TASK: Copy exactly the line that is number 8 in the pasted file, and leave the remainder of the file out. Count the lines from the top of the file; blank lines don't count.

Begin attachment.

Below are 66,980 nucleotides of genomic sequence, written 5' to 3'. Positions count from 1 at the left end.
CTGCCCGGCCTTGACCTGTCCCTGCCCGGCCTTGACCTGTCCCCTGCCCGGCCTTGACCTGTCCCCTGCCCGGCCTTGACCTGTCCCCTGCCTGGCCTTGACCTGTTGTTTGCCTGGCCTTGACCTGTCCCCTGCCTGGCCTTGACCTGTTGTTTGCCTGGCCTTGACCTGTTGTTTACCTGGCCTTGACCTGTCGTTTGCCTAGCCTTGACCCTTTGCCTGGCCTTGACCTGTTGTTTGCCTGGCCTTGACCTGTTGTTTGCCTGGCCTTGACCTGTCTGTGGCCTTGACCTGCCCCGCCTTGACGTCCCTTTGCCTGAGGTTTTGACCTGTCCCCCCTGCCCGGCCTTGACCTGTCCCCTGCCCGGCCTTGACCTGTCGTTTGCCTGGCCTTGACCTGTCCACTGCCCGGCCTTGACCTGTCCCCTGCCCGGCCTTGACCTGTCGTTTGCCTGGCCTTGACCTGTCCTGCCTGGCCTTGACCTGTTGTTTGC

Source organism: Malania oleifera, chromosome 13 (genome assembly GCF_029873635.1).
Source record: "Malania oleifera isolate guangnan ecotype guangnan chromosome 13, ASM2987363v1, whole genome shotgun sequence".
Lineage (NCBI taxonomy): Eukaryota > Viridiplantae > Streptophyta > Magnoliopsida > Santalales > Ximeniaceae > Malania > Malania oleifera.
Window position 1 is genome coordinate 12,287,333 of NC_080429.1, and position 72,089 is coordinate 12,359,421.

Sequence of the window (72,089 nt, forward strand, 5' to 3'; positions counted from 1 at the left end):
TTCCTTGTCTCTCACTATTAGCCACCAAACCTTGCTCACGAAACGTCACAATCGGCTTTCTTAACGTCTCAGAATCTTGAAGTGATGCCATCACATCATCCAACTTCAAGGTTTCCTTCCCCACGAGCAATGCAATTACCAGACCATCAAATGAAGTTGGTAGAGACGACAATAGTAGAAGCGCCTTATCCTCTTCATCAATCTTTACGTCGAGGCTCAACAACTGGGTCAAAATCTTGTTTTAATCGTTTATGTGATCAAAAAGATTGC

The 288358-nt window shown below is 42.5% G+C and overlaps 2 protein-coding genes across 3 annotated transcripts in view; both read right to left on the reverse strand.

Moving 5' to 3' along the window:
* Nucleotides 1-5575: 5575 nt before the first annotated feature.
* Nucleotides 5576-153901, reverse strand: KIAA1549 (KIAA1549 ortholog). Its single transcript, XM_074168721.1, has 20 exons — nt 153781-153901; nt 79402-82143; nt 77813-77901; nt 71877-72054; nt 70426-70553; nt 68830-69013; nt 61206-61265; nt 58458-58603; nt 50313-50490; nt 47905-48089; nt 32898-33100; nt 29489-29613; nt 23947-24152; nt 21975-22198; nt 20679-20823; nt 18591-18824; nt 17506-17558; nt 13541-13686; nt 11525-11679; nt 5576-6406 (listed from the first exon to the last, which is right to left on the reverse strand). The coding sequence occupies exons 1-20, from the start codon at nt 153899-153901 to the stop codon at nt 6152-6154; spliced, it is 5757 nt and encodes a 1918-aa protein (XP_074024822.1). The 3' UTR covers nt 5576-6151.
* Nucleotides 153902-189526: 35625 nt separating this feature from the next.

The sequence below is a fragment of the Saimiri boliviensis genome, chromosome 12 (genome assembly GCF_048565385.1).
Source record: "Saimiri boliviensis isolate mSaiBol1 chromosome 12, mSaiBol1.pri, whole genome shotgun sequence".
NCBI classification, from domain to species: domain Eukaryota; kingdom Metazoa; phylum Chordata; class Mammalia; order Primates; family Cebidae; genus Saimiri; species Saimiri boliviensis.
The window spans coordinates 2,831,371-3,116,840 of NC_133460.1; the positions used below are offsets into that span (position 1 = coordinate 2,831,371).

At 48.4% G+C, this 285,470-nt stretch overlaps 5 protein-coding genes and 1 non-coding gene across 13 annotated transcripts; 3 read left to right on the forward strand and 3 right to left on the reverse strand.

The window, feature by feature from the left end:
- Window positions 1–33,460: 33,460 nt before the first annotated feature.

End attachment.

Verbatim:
TTCCTTGTCTCTCACTATTAGCCACCAAACCTTGCTCACGAAACGTCACAATCGGCTTTCTTAACGTCTCAGAATCTTGAAGTGATGCCATCACATCATCCAACTTCAAGGTTTCCTTCCCCACGAGCAATGCAATTACCAGACCATCAAATGAAGTTGGTAGAGACGACAATAGTAGAAGCGCCTTATCCTCTTCATCAATCTTTACGTCGAGGCTCAACAACTGGGTCAAAATCTTGTTTTAATCGTTTATGTGATCAAAAAGATTGC